George Osborne's corporation tax policy - lauded today by Conservative Home - would lead to cuts in crucial investment allowances. And a 20% rate would cost £4.3bn.
Conservative Home are today setting out “ten good reasons why we can support the Conservatives with enthusiasm.” Top of the list is George Osborne, prompting Labour List editor, Alex Smith, to tweet, “Wow, April 1st already.” But the justification – lowering corporation tax – is not something to laugh at.
Tim Montgomerie writes:
“George Osborne will use his first budget to cut the headline rates of corporation tax by abolishing allowances. As part of his ambition to make Britain an international headquarters for business and to “improve Britain’s international rankings for tax competitiveness and business regulation” he wants to continue to cut corporation tax in budget-after-budget. Tory Treasurer Michael Spencer has spoken of a corporation tax rate of 20% by the end of a first Parliament.”
The ‘Tax ready reckoner and tax reliefs‘ guide (Table 5) which accompanies the pre-Budget report sets out that the proposed 3 pence cut in corporation tax and 2 pence cut in the small companies rate would cost £3.2 billion in 2011-12 and £3.7 billion in 2012-13. To pay for it, Osborne proposes (p. 8-9) abolishing the £50,000 annual investment allowance; reducing general plant and machinery capital allowances to 12.5 per cent; and reducing long life plant and machinery capital allowances to 6 per cent. With business investment continuing to fall off a cliff, it is not surprising that the manufacturers’ lobby group, EEF, say:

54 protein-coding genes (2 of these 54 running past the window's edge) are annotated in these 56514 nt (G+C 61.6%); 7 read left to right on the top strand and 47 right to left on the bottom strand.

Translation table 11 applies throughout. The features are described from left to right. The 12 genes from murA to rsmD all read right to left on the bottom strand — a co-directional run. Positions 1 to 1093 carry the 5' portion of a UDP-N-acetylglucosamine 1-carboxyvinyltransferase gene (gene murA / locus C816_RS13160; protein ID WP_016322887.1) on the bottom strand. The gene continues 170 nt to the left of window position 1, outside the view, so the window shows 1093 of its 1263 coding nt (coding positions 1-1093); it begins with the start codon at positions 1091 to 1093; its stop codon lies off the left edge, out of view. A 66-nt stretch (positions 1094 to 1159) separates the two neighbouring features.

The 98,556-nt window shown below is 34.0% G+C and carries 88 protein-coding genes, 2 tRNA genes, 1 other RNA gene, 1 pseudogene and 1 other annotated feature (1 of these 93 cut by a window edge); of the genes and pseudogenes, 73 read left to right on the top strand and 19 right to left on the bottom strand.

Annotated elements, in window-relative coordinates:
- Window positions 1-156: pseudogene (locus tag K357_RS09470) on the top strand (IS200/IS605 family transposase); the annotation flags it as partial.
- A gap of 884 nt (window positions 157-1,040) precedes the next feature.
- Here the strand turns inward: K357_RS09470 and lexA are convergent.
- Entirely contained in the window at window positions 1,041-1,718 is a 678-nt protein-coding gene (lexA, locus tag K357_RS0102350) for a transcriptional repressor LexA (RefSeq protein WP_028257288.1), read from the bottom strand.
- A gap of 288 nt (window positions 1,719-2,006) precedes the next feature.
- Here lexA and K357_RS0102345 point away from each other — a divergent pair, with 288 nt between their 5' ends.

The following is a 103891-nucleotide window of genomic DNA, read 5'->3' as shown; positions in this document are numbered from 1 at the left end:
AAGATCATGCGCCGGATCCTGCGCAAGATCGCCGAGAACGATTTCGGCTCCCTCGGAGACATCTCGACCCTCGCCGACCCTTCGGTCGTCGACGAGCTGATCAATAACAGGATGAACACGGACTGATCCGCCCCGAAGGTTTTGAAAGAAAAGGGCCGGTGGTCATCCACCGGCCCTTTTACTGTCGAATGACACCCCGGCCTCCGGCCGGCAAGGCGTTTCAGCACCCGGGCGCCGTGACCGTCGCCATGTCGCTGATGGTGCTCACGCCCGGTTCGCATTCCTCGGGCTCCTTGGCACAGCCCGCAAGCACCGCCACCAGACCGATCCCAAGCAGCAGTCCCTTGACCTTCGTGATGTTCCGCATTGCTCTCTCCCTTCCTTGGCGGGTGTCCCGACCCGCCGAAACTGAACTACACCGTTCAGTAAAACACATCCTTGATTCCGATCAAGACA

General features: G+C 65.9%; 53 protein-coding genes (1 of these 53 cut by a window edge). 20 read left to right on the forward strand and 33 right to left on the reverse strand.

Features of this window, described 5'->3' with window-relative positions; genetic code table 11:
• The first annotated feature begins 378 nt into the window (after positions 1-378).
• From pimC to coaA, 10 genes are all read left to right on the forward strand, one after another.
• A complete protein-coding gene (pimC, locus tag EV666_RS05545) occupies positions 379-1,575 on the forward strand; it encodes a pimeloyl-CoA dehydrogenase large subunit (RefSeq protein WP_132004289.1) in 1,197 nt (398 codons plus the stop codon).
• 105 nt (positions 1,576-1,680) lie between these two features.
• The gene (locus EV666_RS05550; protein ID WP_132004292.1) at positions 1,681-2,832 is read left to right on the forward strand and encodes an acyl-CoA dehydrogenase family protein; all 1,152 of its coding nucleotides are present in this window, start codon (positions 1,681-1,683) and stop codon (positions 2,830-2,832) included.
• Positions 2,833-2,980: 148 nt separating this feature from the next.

“the importance of capital allowances cannot be underestimated.”
Cutting corporation tax by a further 5 per cent, as Spicer suggest, would cost an additional £4.3 billion on cautious estimates (i.e. if the projected 2012-13 loss was the same in subsequent years). As Left Foot Forward has shown, Spicer’s company would benefit to the tune of £22.5 million. Spicer did not set out which public services he would propose cutting to pay for this ambition.
George Osborne may be a joke but his policies, sadly, are not.
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